Napster Ready for Relaunch
Roxio, the company that bought the remnants of fallen song-swapping service Napster, is preparing to relaunch the service, dubbed Napster 2.0, on Thursday.
Saying that it is "letting the cat out of the bag," Roxio plans to unveil the kitty icon-clad service at a launch event in New York. Napster's resurrection comes more than two years after the service was knocked offline amid accusations of copyright infringement from the major record labels.
Mark Mulligan, senior analyst with Jupiter Research in London, said that Napster's "hip" image will be an advantage in the market.
"Napster has the James Dean effect--it died young, it died beautiful, and people remember it fondly," Mulligan said.
But unlike the free file-swapping format the service had in the past, the new Napster will be a paid service with deals from all five major labels and a handful of independents firmly in place, according to Roxio.
Napster 2.0 will initially offer access to over 500,000 tracks through individual download, monthly subscription, and Internet radio, Roxio said last July while previewing the new service.
In fact, the new Napster will be much like existing label-backed services such as MusicNet, according to Mulligan. Because of the limits of the record licensing deals, Napster 2.0 will focus on music streaming and burning will come at a premium, Mulligan said.
"It will be a welcome addition to the marketplace but will be nowhere near what Napster used to be," Mulligan said.
For a nearly unlimited music selection, users will still be tempted to go to free music-trading programs like Sharman Networks' Kazaa, Mulligan said. He added that Kazaa is currently a bigger brand name than Napster but it has been hurt by the amount of spyware lurking on its service.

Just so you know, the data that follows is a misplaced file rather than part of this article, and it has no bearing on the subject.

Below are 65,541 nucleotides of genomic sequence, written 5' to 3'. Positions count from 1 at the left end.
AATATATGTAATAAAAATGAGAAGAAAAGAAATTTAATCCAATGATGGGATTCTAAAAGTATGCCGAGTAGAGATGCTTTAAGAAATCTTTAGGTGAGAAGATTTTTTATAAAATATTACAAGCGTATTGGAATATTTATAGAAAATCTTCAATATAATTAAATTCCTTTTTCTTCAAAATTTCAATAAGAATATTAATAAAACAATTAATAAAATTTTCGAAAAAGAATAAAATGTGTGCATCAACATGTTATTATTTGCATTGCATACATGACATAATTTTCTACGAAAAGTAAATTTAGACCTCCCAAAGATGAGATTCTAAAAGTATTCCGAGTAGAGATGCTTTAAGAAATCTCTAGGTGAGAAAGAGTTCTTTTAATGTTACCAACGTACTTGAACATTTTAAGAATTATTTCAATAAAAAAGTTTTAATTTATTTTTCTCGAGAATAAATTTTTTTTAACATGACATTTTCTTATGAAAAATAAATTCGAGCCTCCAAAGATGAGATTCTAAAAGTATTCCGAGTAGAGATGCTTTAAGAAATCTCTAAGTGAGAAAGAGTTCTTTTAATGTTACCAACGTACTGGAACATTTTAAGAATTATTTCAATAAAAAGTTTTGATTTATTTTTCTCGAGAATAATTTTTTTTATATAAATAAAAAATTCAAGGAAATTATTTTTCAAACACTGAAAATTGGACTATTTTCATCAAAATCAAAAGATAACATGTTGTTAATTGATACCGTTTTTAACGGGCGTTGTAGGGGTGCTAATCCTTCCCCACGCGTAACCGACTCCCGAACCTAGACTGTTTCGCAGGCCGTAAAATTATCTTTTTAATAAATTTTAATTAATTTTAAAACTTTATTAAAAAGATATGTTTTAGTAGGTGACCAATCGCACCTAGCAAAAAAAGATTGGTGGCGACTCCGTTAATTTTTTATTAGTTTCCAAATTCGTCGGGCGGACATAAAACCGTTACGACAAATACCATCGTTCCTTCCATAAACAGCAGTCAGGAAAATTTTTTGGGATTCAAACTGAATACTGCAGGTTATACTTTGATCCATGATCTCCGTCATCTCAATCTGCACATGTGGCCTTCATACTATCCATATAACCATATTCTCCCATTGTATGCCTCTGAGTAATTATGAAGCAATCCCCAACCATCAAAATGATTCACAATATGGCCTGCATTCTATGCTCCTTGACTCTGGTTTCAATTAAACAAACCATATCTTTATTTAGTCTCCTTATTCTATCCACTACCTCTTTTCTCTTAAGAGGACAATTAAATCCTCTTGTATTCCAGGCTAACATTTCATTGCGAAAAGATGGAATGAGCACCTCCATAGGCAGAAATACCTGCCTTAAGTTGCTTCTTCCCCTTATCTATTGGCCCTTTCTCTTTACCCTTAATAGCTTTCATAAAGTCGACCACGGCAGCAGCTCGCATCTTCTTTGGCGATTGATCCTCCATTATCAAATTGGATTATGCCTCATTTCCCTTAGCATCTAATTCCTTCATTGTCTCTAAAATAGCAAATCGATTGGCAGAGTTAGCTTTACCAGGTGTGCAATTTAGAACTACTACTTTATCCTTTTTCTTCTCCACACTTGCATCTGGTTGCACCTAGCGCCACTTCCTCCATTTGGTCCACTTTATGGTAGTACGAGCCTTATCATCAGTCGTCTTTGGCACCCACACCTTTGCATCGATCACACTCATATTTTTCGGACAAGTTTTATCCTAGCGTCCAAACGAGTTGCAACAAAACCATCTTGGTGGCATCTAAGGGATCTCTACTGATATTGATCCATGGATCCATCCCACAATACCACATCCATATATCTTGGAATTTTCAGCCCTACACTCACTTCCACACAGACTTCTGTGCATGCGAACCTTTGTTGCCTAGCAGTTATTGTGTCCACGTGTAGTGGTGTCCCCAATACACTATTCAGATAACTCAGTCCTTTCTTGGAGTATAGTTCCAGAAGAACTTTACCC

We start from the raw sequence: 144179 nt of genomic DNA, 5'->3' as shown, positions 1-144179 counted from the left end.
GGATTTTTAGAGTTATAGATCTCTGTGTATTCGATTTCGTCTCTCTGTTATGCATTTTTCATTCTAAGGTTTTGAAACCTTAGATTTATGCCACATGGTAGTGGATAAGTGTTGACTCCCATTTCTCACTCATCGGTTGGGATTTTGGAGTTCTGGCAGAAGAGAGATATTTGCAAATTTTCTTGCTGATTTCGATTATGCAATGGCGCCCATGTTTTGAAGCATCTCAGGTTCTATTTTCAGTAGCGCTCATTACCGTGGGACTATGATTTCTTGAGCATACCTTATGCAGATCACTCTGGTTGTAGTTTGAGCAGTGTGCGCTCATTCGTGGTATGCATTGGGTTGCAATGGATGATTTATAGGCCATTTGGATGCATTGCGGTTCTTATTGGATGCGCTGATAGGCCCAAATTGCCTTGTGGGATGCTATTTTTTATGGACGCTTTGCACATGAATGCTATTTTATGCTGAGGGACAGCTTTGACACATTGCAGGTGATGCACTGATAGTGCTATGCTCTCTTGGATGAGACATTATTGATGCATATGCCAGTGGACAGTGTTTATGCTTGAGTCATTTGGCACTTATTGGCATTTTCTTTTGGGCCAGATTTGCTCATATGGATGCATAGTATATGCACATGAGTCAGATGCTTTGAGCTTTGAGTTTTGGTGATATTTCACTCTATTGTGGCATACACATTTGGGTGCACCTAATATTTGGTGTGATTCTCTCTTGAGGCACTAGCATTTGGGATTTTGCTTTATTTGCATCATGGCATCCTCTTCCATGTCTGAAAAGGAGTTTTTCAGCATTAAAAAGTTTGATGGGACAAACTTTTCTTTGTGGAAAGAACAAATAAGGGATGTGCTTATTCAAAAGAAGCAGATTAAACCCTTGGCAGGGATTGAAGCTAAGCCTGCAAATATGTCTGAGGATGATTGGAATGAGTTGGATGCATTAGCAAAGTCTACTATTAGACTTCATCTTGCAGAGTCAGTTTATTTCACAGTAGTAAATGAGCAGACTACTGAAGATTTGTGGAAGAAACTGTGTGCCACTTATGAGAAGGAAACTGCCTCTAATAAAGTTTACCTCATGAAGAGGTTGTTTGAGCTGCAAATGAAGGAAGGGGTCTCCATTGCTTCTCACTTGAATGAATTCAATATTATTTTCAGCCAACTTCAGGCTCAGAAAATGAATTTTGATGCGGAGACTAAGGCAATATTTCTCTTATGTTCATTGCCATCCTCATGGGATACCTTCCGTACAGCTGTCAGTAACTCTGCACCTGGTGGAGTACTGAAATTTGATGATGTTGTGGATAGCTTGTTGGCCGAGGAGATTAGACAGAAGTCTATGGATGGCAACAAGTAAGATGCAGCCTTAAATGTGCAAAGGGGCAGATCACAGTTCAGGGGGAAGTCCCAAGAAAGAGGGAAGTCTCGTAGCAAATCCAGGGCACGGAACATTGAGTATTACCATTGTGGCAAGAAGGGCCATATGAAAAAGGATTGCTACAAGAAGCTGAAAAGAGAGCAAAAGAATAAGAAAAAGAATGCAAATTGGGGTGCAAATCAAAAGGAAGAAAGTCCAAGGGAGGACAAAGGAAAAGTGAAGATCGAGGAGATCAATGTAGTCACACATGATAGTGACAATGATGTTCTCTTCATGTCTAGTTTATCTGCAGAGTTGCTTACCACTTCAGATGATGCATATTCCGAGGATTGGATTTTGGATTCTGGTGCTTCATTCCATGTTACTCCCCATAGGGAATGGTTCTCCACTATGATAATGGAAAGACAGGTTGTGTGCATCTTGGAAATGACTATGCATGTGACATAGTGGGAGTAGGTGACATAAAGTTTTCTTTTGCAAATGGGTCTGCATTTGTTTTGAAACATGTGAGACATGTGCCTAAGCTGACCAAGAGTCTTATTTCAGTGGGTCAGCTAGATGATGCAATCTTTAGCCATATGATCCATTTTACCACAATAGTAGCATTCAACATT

Roxio, in Santa Clara, California, has been preparing for the relaunch of Napster since it said it was scooping up Napster's intellectual property and technology patents for around $5 million late last year.
The company bought online music subscription service Pressplay for $39.5 million in May, saying that it would use the service's technology as the platform to relaunch Napster as a legitimate service.
Roxio, which sells digital media software, is banking on Napster's brand name and image to make a splash in the online music service market.
Although Roxio's position as a CD-burning software provider may give consumers the hope of more portability and download capabilities, Mulligan said that, again, it will be limited by the licensing deals.
"This is not a PC version of the iTunes online music store," Mulligan said, referring to Apple Computer's popular service.
Napster 2.0 is being introduced in the U.S. It may be a long time before the service is offered in the European market, according to Mulligan.